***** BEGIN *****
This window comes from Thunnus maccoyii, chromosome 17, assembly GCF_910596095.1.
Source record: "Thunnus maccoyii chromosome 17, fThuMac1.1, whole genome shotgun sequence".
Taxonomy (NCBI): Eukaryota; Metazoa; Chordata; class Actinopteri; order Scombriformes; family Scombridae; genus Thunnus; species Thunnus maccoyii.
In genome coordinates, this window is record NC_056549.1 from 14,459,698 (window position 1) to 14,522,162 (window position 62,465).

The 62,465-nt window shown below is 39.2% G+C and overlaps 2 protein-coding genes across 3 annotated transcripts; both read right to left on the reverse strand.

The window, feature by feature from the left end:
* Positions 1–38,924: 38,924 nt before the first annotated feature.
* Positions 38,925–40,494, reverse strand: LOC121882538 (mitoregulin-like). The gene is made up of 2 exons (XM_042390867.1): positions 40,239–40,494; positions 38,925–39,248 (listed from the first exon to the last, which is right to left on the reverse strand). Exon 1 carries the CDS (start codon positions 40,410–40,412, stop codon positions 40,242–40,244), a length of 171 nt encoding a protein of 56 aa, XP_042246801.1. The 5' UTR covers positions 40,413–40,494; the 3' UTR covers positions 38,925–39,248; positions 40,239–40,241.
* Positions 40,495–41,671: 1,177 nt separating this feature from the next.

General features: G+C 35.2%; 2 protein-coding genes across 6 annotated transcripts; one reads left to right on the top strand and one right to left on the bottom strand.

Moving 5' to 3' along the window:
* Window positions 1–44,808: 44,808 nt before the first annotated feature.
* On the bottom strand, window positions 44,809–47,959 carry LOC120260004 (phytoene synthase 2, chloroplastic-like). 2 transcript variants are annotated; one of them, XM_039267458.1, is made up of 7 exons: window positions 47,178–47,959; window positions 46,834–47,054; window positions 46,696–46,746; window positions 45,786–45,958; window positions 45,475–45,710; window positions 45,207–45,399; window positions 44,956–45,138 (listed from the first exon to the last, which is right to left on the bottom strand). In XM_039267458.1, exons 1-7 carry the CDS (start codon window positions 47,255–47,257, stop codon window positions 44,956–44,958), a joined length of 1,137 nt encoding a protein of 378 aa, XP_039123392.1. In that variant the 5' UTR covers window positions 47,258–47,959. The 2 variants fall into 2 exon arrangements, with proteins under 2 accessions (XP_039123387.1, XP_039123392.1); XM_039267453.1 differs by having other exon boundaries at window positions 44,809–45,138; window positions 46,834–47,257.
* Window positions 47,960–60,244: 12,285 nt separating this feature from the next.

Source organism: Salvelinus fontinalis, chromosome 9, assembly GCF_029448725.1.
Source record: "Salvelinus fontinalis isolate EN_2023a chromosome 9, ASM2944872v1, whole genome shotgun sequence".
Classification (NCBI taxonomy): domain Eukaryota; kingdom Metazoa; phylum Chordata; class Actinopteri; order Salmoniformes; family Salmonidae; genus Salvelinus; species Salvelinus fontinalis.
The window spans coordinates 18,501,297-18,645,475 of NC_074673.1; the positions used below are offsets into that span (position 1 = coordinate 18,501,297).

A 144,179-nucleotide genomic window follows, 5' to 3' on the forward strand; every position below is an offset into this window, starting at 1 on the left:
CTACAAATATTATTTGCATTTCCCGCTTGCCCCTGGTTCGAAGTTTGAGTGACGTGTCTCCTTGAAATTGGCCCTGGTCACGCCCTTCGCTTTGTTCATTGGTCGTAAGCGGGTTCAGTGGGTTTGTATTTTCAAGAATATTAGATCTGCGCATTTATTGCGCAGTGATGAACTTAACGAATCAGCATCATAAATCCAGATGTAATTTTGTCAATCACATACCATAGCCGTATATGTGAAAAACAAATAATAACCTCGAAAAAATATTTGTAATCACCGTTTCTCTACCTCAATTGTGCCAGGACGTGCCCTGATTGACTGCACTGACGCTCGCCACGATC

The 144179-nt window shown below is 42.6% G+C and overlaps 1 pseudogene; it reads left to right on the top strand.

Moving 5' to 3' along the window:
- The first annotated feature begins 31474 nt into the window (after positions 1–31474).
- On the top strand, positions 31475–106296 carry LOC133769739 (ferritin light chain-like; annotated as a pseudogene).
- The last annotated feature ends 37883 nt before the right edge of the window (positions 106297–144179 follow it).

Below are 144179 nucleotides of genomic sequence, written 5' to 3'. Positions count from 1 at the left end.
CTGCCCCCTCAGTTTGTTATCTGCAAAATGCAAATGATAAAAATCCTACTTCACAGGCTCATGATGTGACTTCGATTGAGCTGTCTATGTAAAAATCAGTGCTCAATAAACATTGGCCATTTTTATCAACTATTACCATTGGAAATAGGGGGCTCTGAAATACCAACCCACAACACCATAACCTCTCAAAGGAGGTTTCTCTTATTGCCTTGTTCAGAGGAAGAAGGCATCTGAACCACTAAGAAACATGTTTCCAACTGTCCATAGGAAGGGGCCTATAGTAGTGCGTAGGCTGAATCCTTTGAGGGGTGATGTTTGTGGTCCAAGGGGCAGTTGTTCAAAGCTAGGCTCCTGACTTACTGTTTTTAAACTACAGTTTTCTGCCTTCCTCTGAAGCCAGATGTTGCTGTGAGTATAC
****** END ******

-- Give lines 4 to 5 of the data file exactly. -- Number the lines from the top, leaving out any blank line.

In genome coordinates, this window is record NC_056549.1 from 14,459,698 (window position 1) to 14,522,162 (window position 62,465).

The 62,465-nt window shown below is 39.2% G+C and overlaps 2 protein-coding genes across 3 annotated transcripts; both read right to left on the reverse strand.